Sunday, January 01, 2006

Fr. Biondi Named Citizen of the Year

Father Lawrence Biondi of the Society of Jesus, and president of Saint Louis University, has been named Citizen of the Year for 2005 by the Post-Dispatch.

See this article from the St. Louis Post-Dispatch.

Fr. Biondi has gained universal acclaim for beautifying the university campus in recent years, converting asphalt lots to parks with fountains, statuary, vegetation, and distinctive fencing. Like so many other urban institutions, SLU suffered greatly during the 1970s, with the drastic decline of its surrounding neighborhood, and a great increase in crime. The recent changes mean that the university is a center of renewal for the entire neighborhood, with many new businesses opening up nearby.

Fr. Biondi, however, is not universally loved. The university tries too hard to recruit and cater to non-Catholic students; SLU is now known for offering a good secular education, but not a Catholic education. The Aquinas Institute of Theology, on the SLU campus, is rumored to give a loose, subjective, and politically-correct type of religious education popular since the 1960s. Also, there seems to be too much of an emphasis on raising money, as SLU alumni must certainly know, with constant appeals for donations.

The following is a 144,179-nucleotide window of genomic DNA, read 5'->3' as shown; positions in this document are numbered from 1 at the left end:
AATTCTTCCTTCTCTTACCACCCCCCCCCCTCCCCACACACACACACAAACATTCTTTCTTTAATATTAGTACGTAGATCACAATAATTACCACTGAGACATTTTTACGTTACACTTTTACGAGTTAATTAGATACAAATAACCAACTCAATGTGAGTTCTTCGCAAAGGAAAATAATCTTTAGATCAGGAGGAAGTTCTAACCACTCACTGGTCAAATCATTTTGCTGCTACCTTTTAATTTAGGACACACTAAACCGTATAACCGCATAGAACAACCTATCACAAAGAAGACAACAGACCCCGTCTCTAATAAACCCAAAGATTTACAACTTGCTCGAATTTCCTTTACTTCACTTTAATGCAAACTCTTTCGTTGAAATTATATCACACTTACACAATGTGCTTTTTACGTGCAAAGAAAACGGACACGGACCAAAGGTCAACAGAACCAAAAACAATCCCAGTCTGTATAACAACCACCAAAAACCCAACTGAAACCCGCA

SLU's campus artwork, as seen in the new outdoor statuary and in its museums is secular, Modernistic, and not Christian. Notably, the Post-Dispatch generally has glowing reviews of the art at SLU. A recent Post article on the school's Museum of Contemporary Religious Art was entitled 'Inside the Pantheistic Mind of MOCRA'. Although the Post doesn't understand the definition of the word 'pantheistic' (they should have used the word 'indifferentist'), it rightly characterized the artwork there as completely lacking Catholic character.

But it's not all bad
In fairness, I must say that the Collection of the Western Jesuit Missions at SLU is quite different. It documents the Jesuit missionary work with the Indians in the western United States during the 19th century. It represents the best of the Jesuit Order, whose members endured great hardship and suffering to spread the Gospel.

The future of SLU
SLU used to have a board of trustees made up completely of Jesuits. But in 1967, following the secularization trend of the Church of that era, 15 of the total 28 trustees were open to laymen. Whether or not this is a good thing in principle, it did lead to a great secularization of the university. The university moved away from Catholicity, and attempted to appeal to students without regard to religious background; while this was successful, it also lost appeal among Catholics: why go to SLU when Washington University is better? If there is nothing particularly Catholic about SLU, then why bother? In trying to be all things to all people, SLU is known for the leftist, relativist teaching of many of its faculty and its 'businesslike' management and emphasis on income.

It might be in the best interest of souls if the university would rediscover its Catholic roots, and provide a strong intellectual and religious formation for its students. University education is a Catholic idea. Secular universities end up being either trade schools, expensive babysitting services, bar and brothel districts, or political reeducation camps. A Catholic education is for encouraging virtue.

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